Their words are writ large, on the pages of life, But to some folks, spelling causes no little strife. Is it ‘to’ or ‘too’ or even ‘two’? Or are you the sort who hasn’t a clue? Nowadays, we’ve Word and the internet, To solve any spelling or grammar point, yet “I’ll ignore Word’s squiggly red and blue lines, “Write what I like, it’ll all be fine “What does a program know about spelling and grammar?” “Well qu-quite a lot,” you’ll hear me st-stammer.
I'm very pleased to announce the publication of In Dulci Jubilo, an omnibus of my first three titles, Bound in Morocco: A Short Story of Intrigue, To Cut a Short Story Short: 111 Little Stories, and To Cut a Short Story Short, vol. II: 88 Little Stories. I have re-read (many for the first time in years) and edited all two hundred stories, and am delighted to say that I enjoyed them all! So, the omnibus contains the very latest up-to-date versions of every story. They range from one hundred words to seven and a half thousand. The three individual volumes that make up In Dulci Jubilo have been republished with the revised texts, in hardback (not Bound in Morocco), paperback, and Kindle. The description of In Dulci Jubilo reads as follows:
(600 words) I was a schoolboy at St Paul’s when the incident I’m about to relate occurred. I was one of a small number of boarders – my parents were ‘swingers’ (as we’d now call them). Not that I knew that at the time, of course. They just said they had ‘business to attend to,’ so I was packed off to St Pauls for months at a time. Anyway, it was a quiet Saturday in May, and I’d gone down to the kitchens to fetch some milk for a pot of tea I’d just made. There was Sally, the kitchen maid, with her arms up to her plump elbows in a sink full of washing up. “Hello, Sally, what’s that smell?” I asked. There was an unpleasant odour, not unlike the dreaded boiled cabbage, cooked to death, served up four times a week.
(1000 words) Monastic-style beers were her favourite. Heavy, sweet, and above all, high alcohol! She peered through the small opaque panes of Oliver’s Beer and Books. No sign of anyone in the small cafe behind the faded yellow door. She pushed it open and a bell rang. Inside was a counter, and behind, shelves upon which stood perhaps twenty dusty brown bottles. Bold fonts on cream and blue labels displayed odd foreign names - Zundert, Achel, Gregorius, Westmalle, all ones that she was now familiar with. Perhaps too familiar? A coffee machine, all shiny bright steel and red levers stood at one end of the counter. The enticing odour of coffee was noticeable by its absence.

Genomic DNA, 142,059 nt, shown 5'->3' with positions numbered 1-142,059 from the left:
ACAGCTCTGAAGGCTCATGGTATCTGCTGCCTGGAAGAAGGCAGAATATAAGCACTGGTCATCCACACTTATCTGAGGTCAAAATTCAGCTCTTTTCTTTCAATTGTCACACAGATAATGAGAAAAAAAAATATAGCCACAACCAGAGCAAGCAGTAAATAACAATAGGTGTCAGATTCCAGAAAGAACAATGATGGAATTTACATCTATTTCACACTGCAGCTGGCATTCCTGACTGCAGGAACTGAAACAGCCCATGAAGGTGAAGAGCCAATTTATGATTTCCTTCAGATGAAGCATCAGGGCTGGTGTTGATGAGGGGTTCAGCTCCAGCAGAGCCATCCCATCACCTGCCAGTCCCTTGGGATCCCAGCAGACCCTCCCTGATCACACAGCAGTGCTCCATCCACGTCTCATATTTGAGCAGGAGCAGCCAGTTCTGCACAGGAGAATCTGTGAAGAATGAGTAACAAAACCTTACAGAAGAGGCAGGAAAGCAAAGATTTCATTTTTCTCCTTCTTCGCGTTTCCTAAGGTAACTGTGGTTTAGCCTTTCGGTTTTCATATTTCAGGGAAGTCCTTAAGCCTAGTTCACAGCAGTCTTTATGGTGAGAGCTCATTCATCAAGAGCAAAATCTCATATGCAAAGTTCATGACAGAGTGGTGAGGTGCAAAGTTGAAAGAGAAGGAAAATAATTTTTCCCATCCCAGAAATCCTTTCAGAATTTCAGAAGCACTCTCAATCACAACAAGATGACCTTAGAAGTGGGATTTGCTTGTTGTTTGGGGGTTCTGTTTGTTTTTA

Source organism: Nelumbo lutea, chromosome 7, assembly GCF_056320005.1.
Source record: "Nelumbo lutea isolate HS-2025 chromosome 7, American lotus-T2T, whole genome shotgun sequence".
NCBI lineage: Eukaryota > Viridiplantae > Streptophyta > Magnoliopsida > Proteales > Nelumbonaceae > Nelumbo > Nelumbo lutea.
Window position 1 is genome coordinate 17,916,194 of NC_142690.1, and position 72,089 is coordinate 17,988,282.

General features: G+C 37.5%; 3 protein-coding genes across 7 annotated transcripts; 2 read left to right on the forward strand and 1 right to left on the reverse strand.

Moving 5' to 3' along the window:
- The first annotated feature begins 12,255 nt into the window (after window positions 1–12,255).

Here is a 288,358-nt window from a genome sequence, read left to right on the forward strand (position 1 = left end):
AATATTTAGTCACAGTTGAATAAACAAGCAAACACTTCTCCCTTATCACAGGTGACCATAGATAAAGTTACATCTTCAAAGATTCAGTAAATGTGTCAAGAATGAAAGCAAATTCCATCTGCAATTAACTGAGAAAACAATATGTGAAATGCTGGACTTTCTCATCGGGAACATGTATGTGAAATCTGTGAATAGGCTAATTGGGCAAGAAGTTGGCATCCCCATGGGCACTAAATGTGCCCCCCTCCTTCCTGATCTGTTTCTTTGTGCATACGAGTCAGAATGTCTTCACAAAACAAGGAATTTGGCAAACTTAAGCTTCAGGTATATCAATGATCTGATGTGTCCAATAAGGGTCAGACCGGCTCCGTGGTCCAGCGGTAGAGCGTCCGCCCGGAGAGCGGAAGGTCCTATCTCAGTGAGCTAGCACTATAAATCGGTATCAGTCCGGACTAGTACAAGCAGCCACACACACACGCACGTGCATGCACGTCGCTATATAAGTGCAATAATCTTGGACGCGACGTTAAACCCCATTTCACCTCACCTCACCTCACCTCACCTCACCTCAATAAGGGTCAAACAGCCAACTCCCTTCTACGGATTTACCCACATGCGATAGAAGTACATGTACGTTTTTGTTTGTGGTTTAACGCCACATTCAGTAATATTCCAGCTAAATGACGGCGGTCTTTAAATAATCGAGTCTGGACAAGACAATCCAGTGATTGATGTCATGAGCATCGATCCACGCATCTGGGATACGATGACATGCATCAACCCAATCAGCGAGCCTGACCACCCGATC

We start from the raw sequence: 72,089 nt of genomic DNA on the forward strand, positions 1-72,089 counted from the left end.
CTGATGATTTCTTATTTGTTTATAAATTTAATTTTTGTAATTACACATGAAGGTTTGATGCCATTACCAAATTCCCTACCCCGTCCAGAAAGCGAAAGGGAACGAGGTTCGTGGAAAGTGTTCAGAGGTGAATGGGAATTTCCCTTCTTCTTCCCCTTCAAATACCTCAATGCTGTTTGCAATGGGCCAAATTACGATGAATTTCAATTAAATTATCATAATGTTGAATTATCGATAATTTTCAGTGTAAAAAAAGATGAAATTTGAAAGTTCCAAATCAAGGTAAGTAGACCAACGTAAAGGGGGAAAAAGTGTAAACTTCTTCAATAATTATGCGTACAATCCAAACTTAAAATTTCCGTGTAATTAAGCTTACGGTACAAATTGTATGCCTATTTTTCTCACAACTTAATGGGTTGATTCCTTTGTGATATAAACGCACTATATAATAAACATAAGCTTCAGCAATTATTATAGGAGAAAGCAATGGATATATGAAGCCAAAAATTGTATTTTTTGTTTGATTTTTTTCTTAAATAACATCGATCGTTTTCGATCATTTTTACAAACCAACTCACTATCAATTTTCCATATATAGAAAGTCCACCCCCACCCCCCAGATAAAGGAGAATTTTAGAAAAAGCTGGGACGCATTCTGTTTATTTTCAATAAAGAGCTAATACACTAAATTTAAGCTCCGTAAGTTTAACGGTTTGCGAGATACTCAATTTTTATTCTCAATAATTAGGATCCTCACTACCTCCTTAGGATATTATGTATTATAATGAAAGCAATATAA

To sleep, perchance to dream, I lay my head on the pillow. I close my eyes, but then it seems, Like the clouds, my thoughts start to billow. Did I remember to bolt the front door? And did I lock the car?
(250 words) Ray’s ‘great idea’ was a writing group, T’would be held at his house on the first. Me and my friend thought it sounded great, Ray didn’t want no one coerced.
(1000 words) “Be polite and listen carefully,” said the old man to his four daughters, “and don’t speak unless you’re spoken to!” Their names were Anshula, Bakula, Chandhini and Darshini. By the grace of God, they had been born exactly three years apart so that all four shared the same birthday – that very day, the first of November – unique in all the land. Anshula was sixteen, Bakula thirteen, Chandhini ten, and little Darshini just seven. Now they waited, dressed in splendid saris, Anshula in maroon, Bakula in ruby red, Chandhini in royal blue and finally, little Darshini in emerald green.